Toward the end of the Second World War, an alien virus was released over New York City. It violently rewrote human DNA, killing ninety percent of the infected and transforming nine percent into deformed “jokers” (think second-string mutants). Only one percent drew the ace and developed awesome powers (think X-Men).
Welcome to Wild Cards, an anthology series launched in 1986 and edited by George R.R. Martin, who sometimes contributed his own stories. Cut from a bright swath of Superman’s cape, the world and its potential for characters have lured the talents of many luminaries in sci-fi and fantasy. Inspiration for the series goes back to a childhood passion. Martin was an avid comic collector and points to his letter to the editor in Fantastic Four #20 as one of the reasons he became a writer.
A little attention goes a long way towards fuelling ambition. The protagonist in Kick-Ass (2010) may have resorted to Facebook-style social networking to generate buzz, but Inside Straight depicts would-be heroes who are even more flagrant in their hunger for fame. The novel tells of the second generation of aces. In 2008, the world has got used to the spectacular, and the highest-rated show in the nation is American Hero. Four teams of young aces are pitted against each other in a series of rigged tasks designed to whittle the stage to one contestant.
The plot provides a series of readymade tropes lifted from the average reality television satire, including the corrupt television executives and the production assistant with a back-story. One of the main characters is Johnny Hive, a budding journalist who conveniently maintains a blog to keep readers up to date. Hive can transform into a swarm of wasps on command and sheds the occasional wasp, his blurry edges contrasting Alan Davis’ thick ink lines. He is the proverbial fly on the wall, getting to places even Big Brother cameras can’t as they ogle the twenty American Hero contestants bashing egos.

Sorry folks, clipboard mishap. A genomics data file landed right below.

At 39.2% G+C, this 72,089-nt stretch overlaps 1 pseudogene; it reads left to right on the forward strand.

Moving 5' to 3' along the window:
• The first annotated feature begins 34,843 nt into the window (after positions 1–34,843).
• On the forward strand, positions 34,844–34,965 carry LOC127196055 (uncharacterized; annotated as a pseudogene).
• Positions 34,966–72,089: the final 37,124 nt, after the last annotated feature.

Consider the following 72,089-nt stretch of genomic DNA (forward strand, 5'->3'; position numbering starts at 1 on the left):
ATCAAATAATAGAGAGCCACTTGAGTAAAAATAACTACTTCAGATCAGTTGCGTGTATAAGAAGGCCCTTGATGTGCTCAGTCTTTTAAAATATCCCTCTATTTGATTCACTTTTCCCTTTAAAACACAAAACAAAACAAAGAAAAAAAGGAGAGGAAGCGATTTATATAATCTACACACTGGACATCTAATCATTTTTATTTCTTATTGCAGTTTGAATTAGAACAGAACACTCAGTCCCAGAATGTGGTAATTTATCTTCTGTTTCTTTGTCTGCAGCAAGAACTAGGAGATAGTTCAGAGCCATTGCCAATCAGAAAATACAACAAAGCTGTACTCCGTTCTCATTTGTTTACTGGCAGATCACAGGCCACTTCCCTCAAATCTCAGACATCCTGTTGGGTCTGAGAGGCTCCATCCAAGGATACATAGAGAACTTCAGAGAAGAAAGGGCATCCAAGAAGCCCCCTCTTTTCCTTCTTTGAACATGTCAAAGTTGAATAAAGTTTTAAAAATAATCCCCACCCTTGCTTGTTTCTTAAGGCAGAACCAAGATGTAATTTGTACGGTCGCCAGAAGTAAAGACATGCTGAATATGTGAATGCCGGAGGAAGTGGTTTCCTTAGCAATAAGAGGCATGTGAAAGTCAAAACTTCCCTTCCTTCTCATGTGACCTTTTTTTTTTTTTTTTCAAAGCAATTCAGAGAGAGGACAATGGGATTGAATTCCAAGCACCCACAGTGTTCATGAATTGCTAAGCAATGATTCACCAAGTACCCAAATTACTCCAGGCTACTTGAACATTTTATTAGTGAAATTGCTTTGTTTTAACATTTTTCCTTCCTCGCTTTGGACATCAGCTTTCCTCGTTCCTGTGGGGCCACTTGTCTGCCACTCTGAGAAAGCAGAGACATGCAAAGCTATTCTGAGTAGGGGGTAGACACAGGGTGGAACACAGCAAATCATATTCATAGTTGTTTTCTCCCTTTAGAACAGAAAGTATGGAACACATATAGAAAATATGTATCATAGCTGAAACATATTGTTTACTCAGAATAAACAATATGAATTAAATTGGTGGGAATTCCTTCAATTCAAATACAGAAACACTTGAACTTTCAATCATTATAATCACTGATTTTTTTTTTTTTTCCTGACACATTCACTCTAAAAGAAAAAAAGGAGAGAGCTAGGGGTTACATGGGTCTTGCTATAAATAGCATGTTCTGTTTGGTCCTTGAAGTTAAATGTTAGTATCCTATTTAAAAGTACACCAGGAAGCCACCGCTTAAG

Normally a flaw, the familiar story, about upstart kids rising to replace their parents (insert Clash of the Titans joke), pulls the reader along with its rollicking pace, and its generational aspect easily lends itself to outsize characters who lead with their chin, not their personality.
The pantheon feel could likewise be attributed to the format of the book, dubbed a “mosaic novel”. The writers are a super-team of who’s who in sci-fi, and one wonders what challenges they suffered to make the cut. Each author was assigned to an individual chapter or alternating ones, and each chapter consists of a short story. The resulting voice is uneven, but any comic reader should be familiar with different writers playing ventriloquist with their favourite character.
George Plimpton is referenced early on in Inside Straight. Stepping to fame in the sixties as a participatory journalist, Plimpton inserted himself into his stories. He jumped into the ring with light heavyweight champion Archie Moore in Shadow Box and, before that, tried to play professional football in Paper Lion. Among the sixties’ many gifts was the idea of the writer becoming the story, overshadowing the subject. It’s not something we’ve shaken. The current cast of American Idol is drawing the ire of critics because the performers can’t sing. Nine seasons in, and we’re seeing arrogance for what it is: talent is cheap, and judges are the star power. When the light shines too bright, we forget that we tuned in for the singing.
“Maybe being a hero isn’t just about whether you win,” Hive realizes in Inside Straight. Comics used to be made using a four-color process in transparency layers. Each panel was an example of mechanically applied Pointillism, and the mind would fill in the gaps, as it does with a mosaic novel. The book is a throwback that reels you in. It’s a guilty pleasure to be read deep into the night, head under the covers, a flashlight in hand. You just need to squint for it all to come together and remember we’re all ordinary people.